Review Summary: Raekwon gives us a sprawling Hip-Hop epic, which lines up besides Liquid Swords and Enter The Wu-Tang (36 Chambers) as a pinnacle of the Wu-Tang's career.
Raekwon's debut solo album, Only Built 4 Cuban Linx...
, was part of the first round of Wu-Tang solo efforts that appeared in the three years following Enter The Wu-Tang (36 Chambers)
. It's an exclusive club, sitting alongside albums such as Liquid Swords
, which are not just excellent spinoffs from the Clan but are Hip-Hop classics in their own right.
Not unlike the rest of Wu-Tang's early material, the production here is credited solely to the RZA. Where previous Wu-Tang albums like Method Man's Tical
and Enter The Wu-Tang (36 Chambers)
were short, raw and relatively focused affairs, Only Built 4 Cuban Linx...
is a long, theatrical and over-the-top epic. It sees RZA moving away from the gritty style of earlier Wu-Tang projects, and embracing a cinematic lustre which relies heavily on strings and classic soul samples.
While the production is the obvious exponent of the cinematic quality I've been rambling about, it wouldn't really work without a talented group of MCs to tell the tales, and Raekwon and Co. deliver the goods. Lex Diamonds (aka Raekwon) and his sidekick Tony Starks (Ghostface Killah) present rhymes telling stories of drug trafficking, street life and even a stealthy diss directed toward The Notorious B.I.G. They are assisted by their fellow "Wu-Gambinos" Maximillion (GZA), Bobby Steels (RZA), Johnny Blaze (Method Man) and the rest of the family. Ghostface in particular is in career best form.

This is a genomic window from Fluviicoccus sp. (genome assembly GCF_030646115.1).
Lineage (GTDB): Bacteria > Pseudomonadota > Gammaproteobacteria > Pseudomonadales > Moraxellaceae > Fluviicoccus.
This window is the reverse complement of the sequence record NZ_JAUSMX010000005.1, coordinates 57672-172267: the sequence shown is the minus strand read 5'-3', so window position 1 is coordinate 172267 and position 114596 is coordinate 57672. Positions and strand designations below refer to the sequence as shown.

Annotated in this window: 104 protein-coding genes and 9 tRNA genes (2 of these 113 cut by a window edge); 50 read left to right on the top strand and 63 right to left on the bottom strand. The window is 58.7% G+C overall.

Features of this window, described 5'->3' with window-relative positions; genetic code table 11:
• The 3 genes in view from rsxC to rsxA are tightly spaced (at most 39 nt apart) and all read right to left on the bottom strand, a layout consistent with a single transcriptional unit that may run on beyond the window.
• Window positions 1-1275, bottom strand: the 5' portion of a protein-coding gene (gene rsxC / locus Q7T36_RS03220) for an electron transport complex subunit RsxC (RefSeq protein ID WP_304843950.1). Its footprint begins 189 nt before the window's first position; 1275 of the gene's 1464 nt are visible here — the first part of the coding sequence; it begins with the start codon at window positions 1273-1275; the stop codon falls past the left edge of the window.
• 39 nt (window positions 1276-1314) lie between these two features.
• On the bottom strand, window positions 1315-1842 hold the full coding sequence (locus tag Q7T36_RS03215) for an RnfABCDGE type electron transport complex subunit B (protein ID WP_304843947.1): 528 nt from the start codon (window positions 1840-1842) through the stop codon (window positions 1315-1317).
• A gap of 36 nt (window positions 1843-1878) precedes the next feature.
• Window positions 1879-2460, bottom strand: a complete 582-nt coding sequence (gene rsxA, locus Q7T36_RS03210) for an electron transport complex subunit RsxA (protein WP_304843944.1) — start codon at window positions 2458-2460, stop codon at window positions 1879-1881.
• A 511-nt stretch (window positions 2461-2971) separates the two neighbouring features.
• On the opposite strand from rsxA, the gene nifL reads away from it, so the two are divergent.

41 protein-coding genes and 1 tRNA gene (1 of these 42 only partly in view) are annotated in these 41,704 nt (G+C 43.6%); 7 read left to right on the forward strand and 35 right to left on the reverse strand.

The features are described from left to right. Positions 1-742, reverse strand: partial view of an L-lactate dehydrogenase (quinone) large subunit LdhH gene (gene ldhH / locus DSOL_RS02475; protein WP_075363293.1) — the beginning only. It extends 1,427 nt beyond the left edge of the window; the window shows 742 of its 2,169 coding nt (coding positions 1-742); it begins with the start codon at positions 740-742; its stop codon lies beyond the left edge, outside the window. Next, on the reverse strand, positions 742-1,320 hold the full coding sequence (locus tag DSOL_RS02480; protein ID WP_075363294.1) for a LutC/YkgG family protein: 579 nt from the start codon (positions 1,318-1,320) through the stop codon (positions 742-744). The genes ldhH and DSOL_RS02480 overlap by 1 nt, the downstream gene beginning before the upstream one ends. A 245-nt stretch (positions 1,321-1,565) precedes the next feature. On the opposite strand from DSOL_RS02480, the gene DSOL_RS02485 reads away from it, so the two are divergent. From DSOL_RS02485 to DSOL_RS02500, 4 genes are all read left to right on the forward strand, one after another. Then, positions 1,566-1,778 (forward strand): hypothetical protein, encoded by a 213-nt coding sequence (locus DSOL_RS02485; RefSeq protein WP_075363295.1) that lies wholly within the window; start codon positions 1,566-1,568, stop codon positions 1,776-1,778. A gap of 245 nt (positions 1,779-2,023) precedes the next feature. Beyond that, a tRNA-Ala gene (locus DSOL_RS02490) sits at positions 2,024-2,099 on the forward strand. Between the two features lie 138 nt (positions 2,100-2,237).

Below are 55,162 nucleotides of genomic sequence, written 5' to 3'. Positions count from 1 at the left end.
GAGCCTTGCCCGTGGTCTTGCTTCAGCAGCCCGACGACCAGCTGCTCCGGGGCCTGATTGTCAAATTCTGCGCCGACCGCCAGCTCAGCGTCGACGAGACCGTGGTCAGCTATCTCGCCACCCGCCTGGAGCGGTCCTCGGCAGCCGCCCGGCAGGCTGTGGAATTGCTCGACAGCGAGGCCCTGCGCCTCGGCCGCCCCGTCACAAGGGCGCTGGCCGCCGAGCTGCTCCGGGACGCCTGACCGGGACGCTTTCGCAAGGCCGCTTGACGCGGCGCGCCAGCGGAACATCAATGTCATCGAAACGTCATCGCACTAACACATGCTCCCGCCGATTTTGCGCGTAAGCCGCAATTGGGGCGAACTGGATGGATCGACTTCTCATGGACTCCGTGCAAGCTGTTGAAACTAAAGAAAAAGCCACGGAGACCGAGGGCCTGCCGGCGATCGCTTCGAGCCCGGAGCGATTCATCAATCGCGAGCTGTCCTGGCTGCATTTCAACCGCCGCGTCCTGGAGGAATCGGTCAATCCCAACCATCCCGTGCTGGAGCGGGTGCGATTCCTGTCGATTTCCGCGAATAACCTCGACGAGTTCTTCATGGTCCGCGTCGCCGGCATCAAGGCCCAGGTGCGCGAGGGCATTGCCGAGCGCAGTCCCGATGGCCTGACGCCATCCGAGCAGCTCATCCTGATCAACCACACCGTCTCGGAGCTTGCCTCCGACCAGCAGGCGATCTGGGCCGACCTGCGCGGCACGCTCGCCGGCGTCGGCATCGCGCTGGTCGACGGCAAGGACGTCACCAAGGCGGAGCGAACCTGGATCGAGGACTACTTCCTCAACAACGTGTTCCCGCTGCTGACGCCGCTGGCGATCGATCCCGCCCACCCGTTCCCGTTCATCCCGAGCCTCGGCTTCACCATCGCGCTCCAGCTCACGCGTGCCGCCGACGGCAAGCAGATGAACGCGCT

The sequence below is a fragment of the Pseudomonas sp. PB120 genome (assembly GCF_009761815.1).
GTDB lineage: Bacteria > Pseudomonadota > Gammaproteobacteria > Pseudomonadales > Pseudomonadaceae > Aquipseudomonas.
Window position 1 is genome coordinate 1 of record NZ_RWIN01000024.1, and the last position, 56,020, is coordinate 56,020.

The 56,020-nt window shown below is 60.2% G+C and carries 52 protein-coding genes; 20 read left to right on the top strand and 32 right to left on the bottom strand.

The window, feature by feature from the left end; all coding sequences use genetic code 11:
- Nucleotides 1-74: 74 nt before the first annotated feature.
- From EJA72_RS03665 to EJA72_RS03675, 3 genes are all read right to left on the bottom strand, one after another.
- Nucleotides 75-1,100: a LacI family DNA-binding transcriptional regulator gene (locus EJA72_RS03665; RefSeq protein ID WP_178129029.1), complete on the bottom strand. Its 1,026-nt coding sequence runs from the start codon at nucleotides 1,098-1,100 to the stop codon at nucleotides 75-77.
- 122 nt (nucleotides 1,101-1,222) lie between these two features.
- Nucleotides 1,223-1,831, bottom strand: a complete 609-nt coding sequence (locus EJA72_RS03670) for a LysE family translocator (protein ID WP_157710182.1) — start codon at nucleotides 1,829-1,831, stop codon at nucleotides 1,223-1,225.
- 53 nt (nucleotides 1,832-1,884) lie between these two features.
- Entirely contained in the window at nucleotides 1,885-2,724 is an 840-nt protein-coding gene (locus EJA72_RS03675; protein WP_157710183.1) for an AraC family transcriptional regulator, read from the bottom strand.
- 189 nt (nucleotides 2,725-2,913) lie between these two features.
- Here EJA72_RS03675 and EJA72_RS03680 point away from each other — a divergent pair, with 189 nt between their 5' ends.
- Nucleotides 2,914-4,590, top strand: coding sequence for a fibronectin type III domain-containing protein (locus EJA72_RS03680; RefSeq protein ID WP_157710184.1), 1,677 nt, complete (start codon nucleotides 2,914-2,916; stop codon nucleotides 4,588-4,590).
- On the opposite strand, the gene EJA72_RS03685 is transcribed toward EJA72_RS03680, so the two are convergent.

While many Hip-Hop albums can struggle when they get past the 60 minute mark, for the most part Only Built 4 Cuban Linx...
manages to keep the listeners attention throughout eighteen songs, with only two of those being skits. While I could do without a few tracks in the second half of the album, the fact it seems to drag is more to do with the brilliance of the first half. From the intro Striving For Perfection through to Guillotine (Swordz) is an amazing run of songs, the highlight of which is probably Rainy Dayz, with Ghostface and Raekwon delivering musings on the street life which are complemented perfectly by Blue Raspberry's sublime vocals. Another highlight is Verbal Intercourse, particularly Nas' fantastic guest spot which gave birth to his "Nas Escobar" persona and is a glimpse of the lyrical style and overall sound his It Was Written
album would contain just a year later. GZA and Inspectah Deck also have guest verses which should be noted for their excellence. Amongst all the guest spots and verses from his partner in crime (Ghost is even on the album cover, such is his contribution to the record) sits Raekwon. He might not be the most spectacular of the nine MCs that make up the Wu-Tang Clan, but he is the backbone of the album and provides consistently great verses throughout. He might not be as over the top as Ghostface, or as skilled a wordsmith as GZA, but his words carry a genuine conviction, and he is the perfect foil for Ghostface.
While Raekwon and Co. weren’t the first to rap about Mafioso themes (that accolade goes to Kool G Rap on his albums with DJ Polo in the late '80s/early '90s), he certainly popularised it. In wake of this album, records such as Nas' It Was Written
, Jay-Z's Reasonable Doubt
and AZ's Doe or Die
all showed the influence of this album’s atmosphere, lyricism and production. Only Built 4 Cuban Linx...
was the beginning of a brief but memorable era in Hip-Hop, and stands proudly alongside Liquid Swords
and Enter The Wu-Tang (36 Chambers)
as one of the Wu-Tang’s finest moments.